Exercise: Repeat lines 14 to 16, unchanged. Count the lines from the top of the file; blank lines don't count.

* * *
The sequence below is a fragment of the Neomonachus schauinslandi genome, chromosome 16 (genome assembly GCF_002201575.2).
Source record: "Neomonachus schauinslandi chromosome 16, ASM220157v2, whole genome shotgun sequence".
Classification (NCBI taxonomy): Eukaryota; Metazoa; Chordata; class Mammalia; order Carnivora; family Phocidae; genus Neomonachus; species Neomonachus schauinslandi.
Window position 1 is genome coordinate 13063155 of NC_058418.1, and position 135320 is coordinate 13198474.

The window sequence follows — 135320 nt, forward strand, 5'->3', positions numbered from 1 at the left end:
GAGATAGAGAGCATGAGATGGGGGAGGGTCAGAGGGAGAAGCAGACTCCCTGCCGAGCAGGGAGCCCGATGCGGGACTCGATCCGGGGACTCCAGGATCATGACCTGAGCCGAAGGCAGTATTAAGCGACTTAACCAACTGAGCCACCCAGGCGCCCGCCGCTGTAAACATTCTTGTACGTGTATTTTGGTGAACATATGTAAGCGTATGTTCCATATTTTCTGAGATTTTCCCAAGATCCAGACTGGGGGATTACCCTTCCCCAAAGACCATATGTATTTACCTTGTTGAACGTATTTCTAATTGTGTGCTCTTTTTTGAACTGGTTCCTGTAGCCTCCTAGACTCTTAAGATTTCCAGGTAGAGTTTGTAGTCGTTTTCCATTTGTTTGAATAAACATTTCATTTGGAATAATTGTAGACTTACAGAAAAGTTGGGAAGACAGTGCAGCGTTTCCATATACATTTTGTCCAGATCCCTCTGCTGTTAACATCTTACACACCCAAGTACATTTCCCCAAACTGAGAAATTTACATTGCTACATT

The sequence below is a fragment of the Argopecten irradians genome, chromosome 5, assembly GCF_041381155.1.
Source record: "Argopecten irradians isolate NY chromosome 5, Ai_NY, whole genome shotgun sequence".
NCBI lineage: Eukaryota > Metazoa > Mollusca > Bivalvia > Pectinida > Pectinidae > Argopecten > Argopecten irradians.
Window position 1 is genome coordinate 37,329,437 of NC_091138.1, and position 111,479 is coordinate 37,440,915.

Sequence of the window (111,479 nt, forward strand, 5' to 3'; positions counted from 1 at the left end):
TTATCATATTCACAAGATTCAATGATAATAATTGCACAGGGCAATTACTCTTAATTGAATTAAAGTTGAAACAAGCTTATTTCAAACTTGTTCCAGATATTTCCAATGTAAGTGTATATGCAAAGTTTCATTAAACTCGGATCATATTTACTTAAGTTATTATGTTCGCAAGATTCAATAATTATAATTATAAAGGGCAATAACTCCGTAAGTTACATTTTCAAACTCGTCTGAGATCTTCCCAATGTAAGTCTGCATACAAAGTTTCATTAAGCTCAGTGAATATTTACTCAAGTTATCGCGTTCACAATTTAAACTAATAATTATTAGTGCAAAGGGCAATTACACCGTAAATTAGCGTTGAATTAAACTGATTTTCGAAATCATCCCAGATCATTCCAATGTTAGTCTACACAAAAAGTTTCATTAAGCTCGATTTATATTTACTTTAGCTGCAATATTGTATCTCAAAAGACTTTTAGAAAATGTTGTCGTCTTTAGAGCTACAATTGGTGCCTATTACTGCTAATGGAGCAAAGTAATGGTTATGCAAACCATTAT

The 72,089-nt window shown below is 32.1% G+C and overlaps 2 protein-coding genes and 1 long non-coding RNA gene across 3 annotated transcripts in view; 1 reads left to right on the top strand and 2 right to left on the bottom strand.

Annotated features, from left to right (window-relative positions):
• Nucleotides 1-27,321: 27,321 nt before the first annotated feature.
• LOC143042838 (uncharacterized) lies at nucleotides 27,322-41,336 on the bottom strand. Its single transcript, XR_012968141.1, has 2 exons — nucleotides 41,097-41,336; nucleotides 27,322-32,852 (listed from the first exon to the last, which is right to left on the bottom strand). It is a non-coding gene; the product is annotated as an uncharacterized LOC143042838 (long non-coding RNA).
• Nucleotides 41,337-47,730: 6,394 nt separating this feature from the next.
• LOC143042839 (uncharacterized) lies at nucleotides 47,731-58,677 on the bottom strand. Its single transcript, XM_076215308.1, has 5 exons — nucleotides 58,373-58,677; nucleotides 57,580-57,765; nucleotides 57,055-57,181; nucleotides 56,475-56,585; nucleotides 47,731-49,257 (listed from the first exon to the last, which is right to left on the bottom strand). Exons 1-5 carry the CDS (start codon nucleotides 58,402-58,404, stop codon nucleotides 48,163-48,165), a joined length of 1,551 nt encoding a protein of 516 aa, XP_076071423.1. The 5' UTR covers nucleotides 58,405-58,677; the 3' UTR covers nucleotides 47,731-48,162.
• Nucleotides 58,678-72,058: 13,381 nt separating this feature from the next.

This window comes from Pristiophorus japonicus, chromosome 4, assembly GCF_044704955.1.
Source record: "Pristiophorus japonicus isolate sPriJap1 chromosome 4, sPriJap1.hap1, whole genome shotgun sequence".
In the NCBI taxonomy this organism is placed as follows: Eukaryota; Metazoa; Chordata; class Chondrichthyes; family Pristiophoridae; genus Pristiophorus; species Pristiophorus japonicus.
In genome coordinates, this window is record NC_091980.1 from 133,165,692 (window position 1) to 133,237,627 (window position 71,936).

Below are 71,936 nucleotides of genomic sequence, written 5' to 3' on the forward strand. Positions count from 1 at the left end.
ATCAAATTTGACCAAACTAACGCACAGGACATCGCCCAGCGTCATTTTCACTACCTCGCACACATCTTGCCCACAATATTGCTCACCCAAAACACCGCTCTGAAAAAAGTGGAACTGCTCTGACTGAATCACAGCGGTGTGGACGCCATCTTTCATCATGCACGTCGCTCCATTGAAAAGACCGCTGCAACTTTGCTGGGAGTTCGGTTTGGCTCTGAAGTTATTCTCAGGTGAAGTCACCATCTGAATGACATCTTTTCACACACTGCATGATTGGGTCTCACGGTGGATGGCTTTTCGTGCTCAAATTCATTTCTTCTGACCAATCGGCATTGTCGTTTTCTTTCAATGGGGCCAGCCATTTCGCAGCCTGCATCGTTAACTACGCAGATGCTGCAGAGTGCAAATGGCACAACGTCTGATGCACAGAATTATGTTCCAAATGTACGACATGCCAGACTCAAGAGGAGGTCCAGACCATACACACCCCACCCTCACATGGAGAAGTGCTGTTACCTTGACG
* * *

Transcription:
Annotated features, from left to right (window-relative positions):
• Nucleotides 1-27,321: 27,321 nt before the first annotated feature.
• LOC143042838 (uncharacterized) lies at nucleotides 27,322-41,336 on the bottom strand. Its single transcript, XR_012968141.1, has 2 exons — nucleotides 41,097-41,336; nucleotides 27,322-32,852 (listed from the first exon to the last, which is right to left on the bottom strand). It is a non-coding gene; the product is annotated as an uncharacterized LOC143042838 (long non-coding RNA).